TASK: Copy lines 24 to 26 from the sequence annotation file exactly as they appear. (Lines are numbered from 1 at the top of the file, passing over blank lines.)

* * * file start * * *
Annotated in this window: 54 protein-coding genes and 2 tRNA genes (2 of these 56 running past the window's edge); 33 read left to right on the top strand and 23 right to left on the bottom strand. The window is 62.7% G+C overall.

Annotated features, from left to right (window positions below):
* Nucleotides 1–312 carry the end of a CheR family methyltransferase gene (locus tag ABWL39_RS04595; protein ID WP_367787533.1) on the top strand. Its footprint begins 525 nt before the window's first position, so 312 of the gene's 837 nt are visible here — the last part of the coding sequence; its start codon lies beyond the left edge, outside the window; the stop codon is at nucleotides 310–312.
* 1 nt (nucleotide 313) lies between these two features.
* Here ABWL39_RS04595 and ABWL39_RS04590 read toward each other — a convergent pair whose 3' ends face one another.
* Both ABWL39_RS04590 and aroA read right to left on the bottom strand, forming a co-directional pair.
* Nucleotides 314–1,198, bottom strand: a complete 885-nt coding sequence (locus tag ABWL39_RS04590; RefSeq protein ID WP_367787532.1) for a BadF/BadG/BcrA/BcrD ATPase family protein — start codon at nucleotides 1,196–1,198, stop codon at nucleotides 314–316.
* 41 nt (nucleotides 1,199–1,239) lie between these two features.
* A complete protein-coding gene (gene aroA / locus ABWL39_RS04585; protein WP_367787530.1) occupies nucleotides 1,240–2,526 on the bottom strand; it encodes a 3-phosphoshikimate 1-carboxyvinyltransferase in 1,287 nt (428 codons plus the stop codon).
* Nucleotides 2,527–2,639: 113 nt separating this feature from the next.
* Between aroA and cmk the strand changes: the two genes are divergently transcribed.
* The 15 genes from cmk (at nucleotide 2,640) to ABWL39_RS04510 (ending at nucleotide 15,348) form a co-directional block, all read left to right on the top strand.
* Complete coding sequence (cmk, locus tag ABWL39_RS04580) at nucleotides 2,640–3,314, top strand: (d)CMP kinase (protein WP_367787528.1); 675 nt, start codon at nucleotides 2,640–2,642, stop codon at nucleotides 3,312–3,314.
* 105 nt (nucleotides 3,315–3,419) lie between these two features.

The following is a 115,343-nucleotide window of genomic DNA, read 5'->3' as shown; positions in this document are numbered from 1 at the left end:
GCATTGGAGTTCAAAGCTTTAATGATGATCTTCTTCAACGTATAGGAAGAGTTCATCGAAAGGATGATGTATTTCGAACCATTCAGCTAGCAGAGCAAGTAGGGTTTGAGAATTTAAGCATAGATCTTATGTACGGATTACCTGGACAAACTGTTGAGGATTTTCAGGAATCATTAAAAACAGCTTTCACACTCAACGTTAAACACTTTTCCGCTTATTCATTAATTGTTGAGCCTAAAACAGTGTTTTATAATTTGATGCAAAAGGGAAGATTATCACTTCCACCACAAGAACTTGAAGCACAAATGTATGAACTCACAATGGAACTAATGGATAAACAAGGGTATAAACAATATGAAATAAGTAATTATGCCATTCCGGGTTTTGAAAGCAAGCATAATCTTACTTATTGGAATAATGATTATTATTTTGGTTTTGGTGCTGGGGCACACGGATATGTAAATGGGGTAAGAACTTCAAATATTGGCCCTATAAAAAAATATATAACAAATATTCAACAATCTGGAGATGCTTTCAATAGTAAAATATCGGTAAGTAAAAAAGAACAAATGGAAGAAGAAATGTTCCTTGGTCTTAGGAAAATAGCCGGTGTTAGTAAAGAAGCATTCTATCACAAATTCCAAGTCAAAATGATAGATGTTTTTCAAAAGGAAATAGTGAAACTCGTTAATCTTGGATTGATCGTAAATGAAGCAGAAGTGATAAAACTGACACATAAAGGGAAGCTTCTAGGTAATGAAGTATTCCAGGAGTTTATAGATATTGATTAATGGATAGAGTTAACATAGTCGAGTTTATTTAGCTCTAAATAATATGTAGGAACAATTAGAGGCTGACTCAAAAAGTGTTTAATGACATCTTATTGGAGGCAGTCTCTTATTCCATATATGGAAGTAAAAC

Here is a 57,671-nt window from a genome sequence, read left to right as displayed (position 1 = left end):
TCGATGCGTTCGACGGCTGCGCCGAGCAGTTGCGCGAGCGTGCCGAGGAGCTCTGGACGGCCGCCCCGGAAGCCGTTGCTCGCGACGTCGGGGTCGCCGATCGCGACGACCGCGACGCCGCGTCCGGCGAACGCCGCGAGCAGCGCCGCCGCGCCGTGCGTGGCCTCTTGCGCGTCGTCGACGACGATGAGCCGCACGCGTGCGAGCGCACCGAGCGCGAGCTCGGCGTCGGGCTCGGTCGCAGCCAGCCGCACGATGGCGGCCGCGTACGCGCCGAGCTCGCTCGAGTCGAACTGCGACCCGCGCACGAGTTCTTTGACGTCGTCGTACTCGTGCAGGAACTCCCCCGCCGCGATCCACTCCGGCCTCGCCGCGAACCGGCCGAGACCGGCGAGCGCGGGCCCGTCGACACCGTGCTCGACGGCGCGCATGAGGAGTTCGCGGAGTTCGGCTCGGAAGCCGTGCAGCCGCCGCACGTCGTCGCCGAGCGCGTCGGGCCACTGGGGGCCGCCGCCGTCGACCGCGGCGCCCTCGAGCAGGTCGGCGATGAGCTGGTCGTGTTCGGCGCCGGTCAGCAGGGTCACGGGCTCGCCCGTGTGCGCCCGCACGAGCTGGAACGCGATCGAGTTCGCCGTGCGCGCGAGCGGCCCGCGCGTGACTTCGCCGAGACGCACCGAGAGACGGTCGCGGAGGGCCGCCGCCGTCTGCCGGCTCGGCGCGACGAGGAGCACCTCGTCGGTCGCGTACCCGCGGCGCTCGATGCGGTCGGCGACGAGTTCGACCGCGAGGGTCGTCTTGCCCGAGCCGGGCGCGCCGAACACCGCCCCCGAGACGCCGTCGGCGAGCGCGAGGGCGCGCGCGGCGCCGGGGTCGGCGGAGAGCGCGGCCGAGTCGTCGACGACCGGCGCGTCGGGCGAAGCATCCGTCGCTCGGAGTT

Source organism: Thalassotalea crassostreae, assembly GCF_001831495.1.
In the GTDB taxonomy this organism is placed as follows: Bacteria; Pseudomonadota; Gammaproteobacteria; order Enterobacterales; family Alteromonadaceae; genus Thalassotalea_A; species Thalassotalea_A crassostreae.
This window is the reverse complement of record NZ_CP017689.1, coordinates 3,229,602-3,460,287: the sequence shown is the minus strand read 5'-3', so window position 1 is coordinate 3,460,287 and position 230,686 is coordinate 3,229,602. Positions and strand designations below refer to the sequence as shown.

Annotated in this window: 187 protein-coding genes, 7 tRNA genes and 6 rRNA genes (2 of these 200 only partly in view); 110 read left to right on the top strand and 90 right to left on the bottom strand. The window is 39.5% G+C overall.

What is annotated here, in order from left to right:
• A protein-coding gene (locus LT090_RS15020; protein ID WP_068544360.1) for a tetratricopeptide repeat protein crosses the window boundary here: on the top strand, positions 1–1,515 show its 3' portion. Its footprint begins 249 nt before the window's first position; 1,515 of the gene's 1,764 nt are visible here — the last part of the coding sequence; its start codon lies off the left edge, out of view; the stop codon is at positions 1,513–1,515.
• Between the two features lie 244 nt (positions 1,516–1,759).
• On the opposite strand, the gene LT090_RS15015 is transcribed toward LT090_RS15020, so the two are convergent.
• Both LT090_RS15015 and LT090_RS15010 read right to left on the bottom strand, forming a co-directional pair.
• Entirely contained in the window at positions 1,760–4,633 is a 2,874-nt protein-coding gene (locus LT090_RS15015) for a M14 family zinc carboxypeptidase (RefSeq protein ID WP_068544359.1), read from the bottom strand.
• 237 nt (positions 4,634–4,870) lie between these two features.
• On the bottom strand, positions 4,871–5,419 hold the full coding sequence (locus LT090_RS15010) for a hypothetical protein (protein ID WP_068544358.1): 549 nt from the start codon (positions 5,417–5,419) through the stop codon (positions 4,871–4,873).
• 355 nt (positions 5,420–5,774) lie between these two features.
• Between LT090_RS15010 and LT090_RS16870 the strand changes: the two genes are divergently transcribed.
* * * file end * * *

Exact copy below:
• A protein-coding gene (locus LT090_RS15020; protein ID WP_068544360.1) for a tetratricopeptide repeat protein crosses the window boundary here: on the top strand, positions 1–1,515 show its 3' portion. Its footprint begins 249 nt before the window's first position; 1,515 of the gene's 1,764 nt are visible here — the last part of the coding sequence; its start codon lies off the left edge, out of view; the stop codon is at positions 1,513–1,515.
• Between the two features lie 244 nt (positions 1,516–1,759).
• On the opposite strand, the gene LT090_RS15015 is transcribed toward LT090_RS15020, so the two are convergent.